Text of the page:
China's inflation slowed in April from the previous month, official data showed Friday, easing worries of resurgent prices and giving Beijing room to loosen monetary policy to boost slowing growth.
The country's consumer price index (CPI) rose by 3.4 percent year on year in April compared with 3.6 percent in March, the National Bureau of Statistics said, a slowdown analysts said was driven by falling food prices.
The April figure was exactly in line with market expectations, according to a poll of 15 economists by Dow Jones Newswires.
"Inflation is on a downward trend," Ren Xianfang, an economist at IHS Global Insight in Beijing, told AFP.
"As to food prices, which have a big impact on CPI, supply is quite sufficient right now. So overall, we can say that inflationary pressure this year is not big," he said.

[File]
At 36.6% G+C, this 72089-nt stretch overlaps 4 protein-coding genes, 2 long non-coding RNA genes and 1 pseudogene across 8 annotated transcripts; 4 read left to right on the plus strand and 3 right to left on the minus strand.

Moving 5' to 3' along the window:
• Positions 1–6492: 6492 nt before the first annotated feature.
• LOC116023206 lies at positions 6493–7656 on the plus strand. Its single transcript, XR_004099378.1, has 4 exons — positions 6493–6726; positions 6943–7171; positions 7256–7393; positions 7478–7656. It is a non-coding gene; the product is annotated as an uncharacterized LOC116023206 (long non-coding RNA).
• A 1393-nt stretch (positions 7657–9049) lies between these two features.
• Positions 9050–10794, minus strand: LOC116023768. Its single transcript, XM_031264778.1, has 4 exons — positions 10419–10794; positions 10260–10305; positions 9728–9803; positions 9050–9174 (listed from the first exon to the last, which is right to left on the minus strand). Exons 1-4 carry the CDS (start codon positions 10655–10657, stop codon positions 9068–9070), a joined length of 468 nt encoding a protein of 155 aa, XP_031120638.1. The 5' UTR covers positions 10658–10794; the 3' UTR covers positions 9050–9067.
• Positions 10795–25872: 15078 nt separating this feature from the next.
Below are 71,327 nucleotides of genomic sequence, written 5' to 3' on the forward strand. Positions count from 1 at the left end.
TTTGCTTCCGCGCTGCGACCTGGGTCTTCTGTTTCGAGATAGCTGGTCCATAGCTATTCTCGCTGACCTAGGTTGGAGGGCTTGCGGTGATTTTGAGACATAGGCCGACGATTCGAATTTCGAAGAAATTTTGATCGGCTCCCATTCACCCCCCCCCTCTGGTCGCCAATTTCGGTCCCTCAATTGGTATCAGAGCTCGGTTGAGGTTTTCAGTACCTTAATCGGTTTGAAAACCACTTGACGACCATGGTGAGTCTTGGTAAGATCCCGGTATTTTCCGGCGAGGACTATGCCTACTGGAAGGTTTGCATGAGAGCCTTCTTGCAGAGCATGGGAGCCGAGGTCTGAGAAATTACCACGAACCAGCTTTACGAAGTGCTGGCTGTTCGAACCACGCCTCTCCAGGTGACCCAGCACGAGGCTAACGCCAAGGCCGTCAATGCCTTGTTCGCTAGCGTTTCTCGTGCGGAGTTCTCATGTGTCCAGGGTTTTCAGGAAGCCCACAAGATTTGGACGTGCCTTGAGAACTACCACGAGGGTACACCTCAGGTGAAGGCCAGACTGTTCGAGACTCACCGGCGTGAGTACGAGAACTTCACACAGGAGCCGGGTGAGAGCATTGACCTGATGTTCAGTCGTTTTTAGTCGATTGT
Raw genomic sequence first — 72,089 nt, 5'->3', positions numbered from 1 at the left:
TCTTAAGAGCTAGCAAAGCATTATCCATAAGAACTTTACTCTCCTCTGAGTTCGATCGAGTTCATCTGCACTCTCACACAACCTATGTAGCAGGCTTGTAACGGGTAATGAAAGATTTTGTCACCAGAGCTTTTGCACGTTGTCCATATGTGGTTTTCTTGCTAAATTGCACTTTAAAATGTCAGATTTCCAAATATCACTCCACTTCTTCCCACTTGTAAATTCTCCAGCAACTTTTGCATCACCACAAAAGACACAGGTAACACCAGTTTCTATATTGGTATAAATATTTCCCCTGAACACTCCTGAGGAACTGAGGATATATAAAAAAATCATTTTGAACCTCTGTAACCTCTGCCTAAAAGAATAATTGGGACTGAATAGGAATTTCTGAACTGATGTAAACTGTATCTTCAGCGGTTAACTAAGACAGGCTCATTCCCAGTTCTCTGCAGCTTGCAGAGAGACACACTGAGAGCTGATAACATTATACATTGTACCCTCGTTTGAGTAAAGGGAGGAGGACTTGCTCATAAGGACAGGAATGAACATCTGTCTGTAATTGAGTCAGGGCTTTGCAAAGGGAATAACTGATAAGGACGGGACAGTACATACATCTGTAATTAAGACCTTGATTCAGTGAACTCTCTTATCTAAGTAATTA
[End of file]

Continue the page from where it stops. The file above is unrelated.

The key food component of inflation rose 7.0 percent year on year in March -- contributing more than two percentage points to overall inflation -- but eased from a 7.5 percent rise in March, the bureau said.
China has targeted annual growth in inflation to within four percent this year as Beijing fears surging prices carry the potential to cause social unrest as citizens grumble about paying more.
The producer price index (PPI), which measures the cost of goods at the farm and factory gate and is an indicator of future consumer prices, slipped 0.7 percent in April from a year earlier, a sharper fall than the 0.3 percent in March.
Easing inflation should give China more room to ease monetary policy, including cuts in reserves for banks, to combat slower economic growth.
China's economy grew 8.1 percent in the first quarter of 2012, its slowest pace in nearly three years.
Beijing has already cut bank reserve requirements twice since December as policymakers aim to boost lending to spur growth. Analysts widely expect the government to further loosen monetary policy as it looks to boost growth.
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